By DeWayne Wickham
Just when it seemed the GOP’s pup tent was popping its stitches, Republicans have again dashed any hope that their party might become a political big tent.
The illusion of GOP inclusion came in the wake of last year’s election when black Republicans won congressional seats in South Carolina and Florida, the first time in over a century that a former Confederate state has sent a black Republican to Congress. The election of Allen West of Florida and Tim Scott of South Carolina – plus Jennifer Carroll’s election as Florida’s lieutenant governor – had some people thinking the GOP had broken free of its racial myopia.
Those breakthroughs came less than three weeks after Republicans were stung by the racially charged action of Dave Bartholomew, the Virginia Beach, Va., GOP chairman who was forced to resign after he was caught passing along an email that compared black welfare recipients to a dog.
While the election of Carroll, Scott and West overshadowed Bartholomew’s bad act, it has done little to burnish the image of the Republican Party among blacks and other minorities. That’s because when it comes to burning bridges with this nation’s minorities, the GOP can’t help itself.
Proof of its propensity now to act more like a white citizens’ council from the 1960s, rather than the political party that ended slavery in the 1860s, came earlier this month. That’s when Republicans in the U.S. House of Representatives voted to stop delegates from voting on the House floor when the entire body is assembles as “a committee of the whole.”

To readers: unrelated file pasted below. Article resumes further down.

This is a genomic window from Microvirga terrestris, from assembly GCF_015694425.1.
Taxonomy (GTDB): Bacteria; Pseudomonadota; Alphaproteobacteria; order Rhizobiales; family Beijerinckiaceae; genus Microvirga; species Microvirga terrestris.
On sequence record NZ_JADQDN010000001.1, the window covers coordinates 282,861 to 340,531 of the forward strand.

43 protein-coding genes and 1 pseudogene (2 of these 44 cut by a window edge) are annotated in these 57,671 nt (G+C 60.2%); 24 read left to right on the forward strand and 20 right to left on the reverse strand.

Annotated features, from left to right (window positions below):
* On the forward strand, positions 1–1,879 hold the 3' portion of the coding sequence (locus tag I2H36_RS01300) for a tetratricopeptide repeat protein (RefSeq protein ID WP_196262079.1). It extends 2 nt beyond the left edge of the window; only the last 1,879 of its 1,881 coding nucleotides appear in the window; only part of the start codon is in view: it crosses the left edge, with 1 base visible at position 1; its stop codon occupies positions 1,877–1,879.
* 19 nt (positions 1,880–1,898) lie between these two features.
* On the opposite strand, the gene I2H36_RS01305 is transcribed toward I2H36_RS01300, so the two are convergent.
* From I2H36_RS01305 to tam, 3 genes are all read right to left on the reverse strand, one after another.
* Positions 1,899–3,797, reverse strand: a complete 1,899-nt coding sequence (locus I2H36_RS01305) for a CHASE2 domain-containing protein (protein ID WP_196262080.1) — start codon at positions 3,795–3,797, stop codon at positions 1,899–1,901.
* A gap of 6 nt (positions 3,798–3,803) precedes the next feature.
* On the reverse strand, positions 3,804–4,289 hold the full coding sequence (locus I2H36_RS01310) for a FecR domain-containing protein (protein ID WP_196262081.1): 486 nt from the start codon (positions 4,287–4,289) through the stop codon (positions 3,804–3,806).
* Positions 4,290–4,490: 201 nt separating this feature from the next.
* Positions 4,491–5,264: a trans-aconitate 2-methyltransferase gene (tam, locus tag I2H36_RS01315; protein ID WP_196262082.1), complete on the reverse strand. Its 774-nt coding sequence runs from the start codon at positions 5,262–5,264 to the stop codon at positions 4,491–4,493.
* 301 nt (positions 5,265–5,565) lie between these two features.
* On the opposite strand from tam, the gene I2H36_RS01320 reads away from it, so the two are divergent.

The six delegates – minorities from the District of Columbia and the U.S. territories of Guam, the Virgin Islands, Puerto Rico, American Samoa and the Northern Mariana Islands – have historically lacked the full voting rights of House members elected from districts in the nation’s 50 states. They could vote in a committee, but not on the House floor where legislation is finally enacted.
But when Democrats took control of the House in 2007 they adopted a rule that allowed the delegates, who like full voting members of Congress represent American citizens, to have a limited vote on the House floor when the entire body acted as a committee to speed up the legislative process.
Republicans argue it violates the constitution to allow delegates such a floor vote, even though a federal appeals court upheld it in a 1994 opinion. Since 1993 when Democrats who then controlled the House first allowed delegates this limited vote, it’s been a political football. Whenever Republicans were in power it was taken away. When Democrats gained the majority it was given back.
But this time there was reason to believe things would be different.
“America is more than a country,” Republicans said in the preamble to a pledge the GOP made to voters shortly before the November election. “America is an idea – an idea that free people can govern themselves, that government’s powers are derived from the consent of the governed…”
But now that Republicans control the House they’ve decided that Americans represented by the six delegates – five Democrats and one Independent – should have their ability to give consent to government actions through their elected representatives reduced again.
“If the representatives of people in Baghdad and Kabul couldn’t vote we’d call that an incomplete democracy,” the Rev. Jesse Jackson told me.
Sure we would. And we’d accuse those responsible of being political thugs. But such harsh language is no longer acceptable at a time when many people think kinder words will produce better political behavior.
So, suffice to say, I think the GOP’s pup tent has just gotten a lot smaller.